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Jhonny Peralta's ninth-inning homer gave the Detroit Tigers a joyful break from all that talk about their beleaguered bullpen.
It was Boston's closer who lost this game, and now the Red Sox have some relief issues of their own to sort out.
Peralta hit a two-run homer off Andrew Bailey in the bottom of the ninth to give the Tigers a 4-3 victory over the Red Sox on Thursday night. Boston led 3-2 when Victor Martinez drew a leadoff walk off Bailey, and Peralta followed with a line drive over the fence in left field for his seventh homer of the year.
"I don't try to hit a home run, but I try to have good contact with the ball," Peralta said. "That's what happened when I had good contact."
Detroit manager Jim Leyland said before the game he was ready to use Joaquin Benoit to close instead of struggling Jose Valverde - although he stopped short of officially naming Benoit as the closer for the long term.
After the game, Red Sox manager John Farrell said Bailey would be given a break from closing.
"We're going to back him out of there right now and try to get him fixed, so we'll look at some other internal options to close," Farrell said. "His velocity hasn't come back since the DL stint, and although he says he feels fine, the results obviously aren't there."
Bailey (3-1) missed time in May because of a bicep problem. Joel Hanrahan, Boston's top choice to close, is out for the season after elbow surgery.
David Ortiz homered and drove in a tiebreaking run with an eighth-inning single to put Boston up, but Drew Smyly (3-0) replaced Phil Coke for Detroit and prevented any further scoring by the Red Sox. He struck out four in two innings of relief.
Detroit improved to only 2-19 when trailing after eight innings.
The Red Sox wasted a nice performance by John Lackey, who allowed two runs and seven hits in seven innings. Koji Uehara pitched a perfect eighth, but Bailey didn't get an out.
Detroit's Jose Alvarez allowed two runs and five hits in five innings in his second big league start, and Luke Putkonen got five straight outs in relief.
Then Leyland brought in Coke, the left-hander who has struggled against right-handed hitters. Coke struck out the left-handed hitting Jacoby Ellsbury to end the Boston seventh, but he walked switch-hitting Shane Victorino and right-handed hitting Dustin Pedroia to start the eighth.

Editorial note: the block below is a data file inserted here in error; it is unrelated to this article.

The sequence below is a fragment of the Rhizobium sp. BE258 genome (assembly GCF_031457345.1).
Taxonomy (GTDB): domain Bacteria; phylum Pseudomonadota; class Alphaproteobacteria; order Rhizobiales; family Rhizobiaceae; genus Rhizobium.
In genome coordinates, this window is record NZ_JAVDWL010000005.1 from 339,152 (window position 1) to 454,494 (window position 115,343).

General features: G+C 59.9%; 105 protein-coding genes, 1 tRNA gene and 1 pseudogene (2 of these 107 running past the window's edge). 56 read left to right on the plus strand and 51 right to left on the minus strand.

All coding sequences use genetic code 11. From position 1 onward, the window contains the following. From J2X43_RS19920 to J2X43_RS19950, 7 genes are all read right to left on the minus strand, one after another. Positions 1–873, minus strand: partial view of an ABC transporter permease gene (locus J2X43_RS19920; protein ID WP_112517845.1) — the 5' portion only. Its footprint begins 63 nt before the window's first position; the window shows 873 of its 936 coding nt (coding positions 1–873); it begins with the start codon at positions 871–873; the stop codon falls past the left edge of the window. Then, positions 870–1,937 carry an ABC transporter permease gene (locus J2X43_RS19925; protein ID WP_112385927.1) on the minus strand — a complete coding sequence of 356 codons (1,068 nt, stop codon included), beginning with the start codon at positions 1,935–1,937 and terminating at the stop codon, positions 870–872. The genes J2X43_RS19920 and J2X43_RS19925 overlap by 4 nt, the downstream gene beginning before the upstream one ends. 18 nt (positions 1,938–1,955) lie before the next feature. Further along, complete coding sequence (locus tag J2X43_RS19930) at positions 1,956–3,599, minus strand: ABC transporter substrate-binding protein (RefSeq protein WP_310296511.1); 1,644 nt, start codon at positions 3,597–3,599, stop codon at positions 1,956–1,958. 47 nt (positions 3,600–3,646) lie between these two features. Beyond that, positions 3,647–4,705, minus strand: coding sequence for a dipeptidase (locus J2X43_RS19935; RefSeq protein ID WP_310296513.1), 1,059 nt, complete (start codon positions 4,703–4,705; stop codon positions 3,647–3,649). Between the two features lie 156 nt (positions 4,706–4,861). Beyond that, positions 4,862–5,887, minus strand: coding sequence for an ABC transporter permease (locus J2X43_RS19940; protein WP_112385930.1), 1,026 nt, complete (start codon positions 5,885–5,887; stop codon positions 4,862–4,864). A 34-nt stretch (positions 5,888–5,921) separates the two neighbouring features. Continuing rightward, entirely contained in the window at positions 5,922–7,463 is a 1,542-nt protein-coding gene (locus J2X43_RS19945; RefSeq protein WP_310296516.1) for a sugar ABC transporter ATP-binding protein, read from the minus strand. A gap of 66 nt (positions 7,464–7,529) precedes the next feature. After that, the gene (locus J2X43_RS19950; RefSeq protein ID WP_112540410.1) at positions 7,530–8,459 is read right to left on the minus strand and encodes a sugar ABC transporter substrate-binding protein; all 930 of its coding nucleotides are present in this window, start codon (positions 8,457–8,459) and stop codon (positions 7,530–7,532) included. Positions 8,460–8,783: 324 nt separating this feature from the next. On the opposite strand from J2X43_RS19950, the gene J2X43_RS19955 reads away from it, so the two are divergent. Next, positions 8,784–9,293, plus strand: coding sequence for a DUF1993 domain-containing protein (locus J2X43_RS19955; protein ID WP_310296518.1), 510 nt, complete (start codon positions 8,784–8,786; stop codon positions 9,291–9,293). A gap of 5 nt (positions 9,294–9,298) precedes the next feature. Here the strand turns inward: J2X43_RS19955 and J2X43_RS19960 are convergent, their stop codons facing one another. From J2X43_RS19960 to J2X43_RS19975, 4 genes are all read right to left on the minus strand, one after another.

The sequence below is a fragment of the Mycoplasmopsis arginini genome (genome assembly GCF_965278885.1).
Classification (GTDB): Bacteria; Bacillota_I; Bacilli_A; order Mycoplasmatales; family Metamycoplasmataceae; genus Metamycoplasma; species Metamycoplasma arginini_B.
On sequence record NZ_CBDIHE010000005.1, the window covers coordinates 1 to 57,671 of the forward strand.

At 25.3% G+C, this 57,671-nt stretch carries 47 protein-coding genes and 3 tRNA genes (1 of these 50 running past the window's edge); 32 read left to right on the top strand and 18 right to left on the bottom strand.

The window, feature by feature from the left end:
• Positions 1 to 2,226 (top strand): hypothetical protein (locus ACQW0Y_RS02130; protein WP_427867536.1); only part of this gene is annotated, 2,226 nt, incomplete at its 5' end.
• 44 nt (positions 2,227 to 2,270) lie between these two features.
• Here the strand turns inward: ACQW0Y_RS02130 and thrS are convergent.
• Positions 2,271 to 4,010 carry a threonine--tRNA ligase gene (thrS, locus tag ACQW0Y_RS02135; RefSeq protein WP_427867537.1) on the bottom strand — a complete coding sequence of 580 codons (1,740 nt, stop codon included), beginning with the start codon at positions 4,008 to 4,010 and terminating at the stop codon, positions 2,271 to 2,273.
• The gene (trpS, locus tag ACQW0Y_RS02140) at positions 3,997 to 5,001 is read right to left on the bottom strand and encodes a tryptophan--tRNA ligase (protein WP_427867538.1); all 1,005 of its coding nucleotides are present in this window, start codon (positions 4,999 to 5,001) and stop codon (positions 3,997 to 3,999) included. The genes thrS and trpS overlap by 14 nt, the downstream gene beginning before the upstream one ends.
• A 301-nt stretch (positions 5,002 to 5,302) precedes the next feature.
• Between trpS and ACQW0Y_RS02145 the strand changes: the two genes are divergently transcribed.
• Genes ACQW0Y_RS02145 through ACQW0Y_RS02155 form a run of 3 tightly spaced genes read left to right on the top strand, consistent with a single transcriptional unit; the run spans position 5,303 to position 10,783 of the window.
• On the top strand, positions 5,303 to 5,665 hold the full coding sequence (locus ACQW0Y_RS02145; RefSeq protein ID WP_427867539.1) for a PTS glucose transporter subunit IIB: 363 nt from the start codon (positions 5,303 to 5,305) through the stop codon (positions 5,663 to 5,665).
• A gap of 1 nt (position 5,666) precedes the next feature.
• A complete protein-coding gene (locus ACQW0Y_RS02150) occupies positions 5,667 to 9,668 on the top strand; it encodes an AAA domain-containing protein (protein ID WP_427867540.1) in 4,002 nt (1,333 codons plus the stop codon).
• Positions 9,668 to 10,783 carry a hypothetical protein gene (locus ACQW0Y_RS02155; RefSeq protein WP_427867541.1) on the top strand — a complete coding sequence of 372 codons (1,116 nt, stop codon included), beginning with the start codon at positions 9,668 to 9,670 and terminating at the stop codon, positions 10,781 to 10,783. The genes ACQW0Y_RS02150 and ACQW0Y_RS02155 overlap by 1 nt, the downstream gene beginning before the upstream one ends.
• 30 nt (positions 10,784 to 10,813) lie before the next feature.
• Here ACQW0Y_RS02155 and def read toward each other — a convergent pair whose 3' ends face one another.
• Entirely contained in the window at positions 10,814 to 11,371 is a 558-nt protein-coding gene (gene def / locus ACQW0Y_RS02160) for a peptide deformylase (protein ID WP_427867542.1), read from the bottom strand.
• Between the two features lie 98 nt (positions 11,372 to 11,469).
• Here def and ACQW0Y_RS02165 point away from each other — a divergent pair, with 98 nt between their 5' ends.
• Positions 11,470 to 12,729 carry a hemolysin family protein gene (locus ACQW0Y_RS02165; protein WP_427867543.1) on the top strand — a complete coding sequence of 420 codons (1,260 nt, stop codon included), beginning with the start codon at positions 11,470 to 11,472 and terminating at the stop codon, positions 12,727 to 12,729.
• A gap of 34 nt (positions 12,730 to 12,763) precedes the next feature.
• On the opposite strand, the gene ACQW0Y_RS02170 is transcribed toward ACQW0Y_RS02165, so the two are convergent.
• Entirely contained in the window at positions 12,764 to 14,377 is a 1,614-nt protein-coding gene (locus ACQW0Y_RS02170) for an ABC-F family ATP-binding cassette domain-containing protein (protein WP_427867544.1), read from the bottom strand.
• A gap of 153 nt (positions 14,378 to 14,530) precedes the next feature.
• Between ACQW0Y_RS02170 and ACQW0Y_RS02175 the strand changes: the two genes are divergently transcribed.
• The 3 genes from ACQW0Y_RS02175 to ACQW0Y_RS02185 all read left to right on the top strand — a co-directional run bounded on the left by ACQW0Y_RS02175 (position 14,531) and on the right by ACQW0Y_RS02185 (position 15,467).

The lefty-swinging Ortiz followed by pulling a base hit to right to give the Red Sox the lead.
Ortiz was 1 for 15 off Coke before that hit, which is why Leyland stuck with the left-hander and hoped he could get out of trouble.
"He didn't do very good, because he walked guys," Leyland said. "He gets those two guys out, he probably gets Ortiz out. But he walked them, and that's a no-no."
Peralta made up for that with one swing and was of course mobbed at the plate.
"I see everybody at home plate, it's a good feeling, hitting a walk-off home run," Peralta said. "It's the best that I can feel."
Smyly, one Detroit reliever who has been terrific this year, kept the deficit at one and gave the Tigers a decent chance at a comeback.
"It's too late to score three or four runs. You've got to keep it where it's at," Smyly said. "I'm glad I was able to do that."
Alvarez, who held Cleveland to a run in six innings in his major league debut earlier this month, handled Boston's lineup reasonably well, but Ortiz went deep in the fourth for his 15th homer of the season, a solo shot to open the scoring.
Jose Iglesias led off the fifth with a triple and scored on Ellsbury's single to make it 2-0.
In the bottom of the fifth, Torii Hunter's soft line drive with the bases loaded fell in for a two-run single, tying the game.
Alvarez is expected to make at least one more start for the Tigers in place of the injured Anibal Sanchez.
This program aired on June 21, 2013. The audio for this program is not available.
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